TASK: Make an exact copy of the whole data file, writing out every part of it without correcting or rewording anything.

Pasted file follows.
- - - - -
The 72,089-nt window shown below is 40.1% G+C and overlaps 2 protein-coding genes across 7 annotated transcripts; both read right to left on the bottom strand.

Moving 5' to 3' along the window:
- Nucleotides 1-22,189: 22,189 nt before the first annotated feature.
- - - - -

The 72,089-nt window shown below is 40.1% G+C and overlaps 2 protein-coding genes across 7 annotated transcripts; both read right to left on the bottom strand.

Moving 5' to 3' along the window:
- Nucleotides 1-22,189: 22,189 nt before the first annotated feature.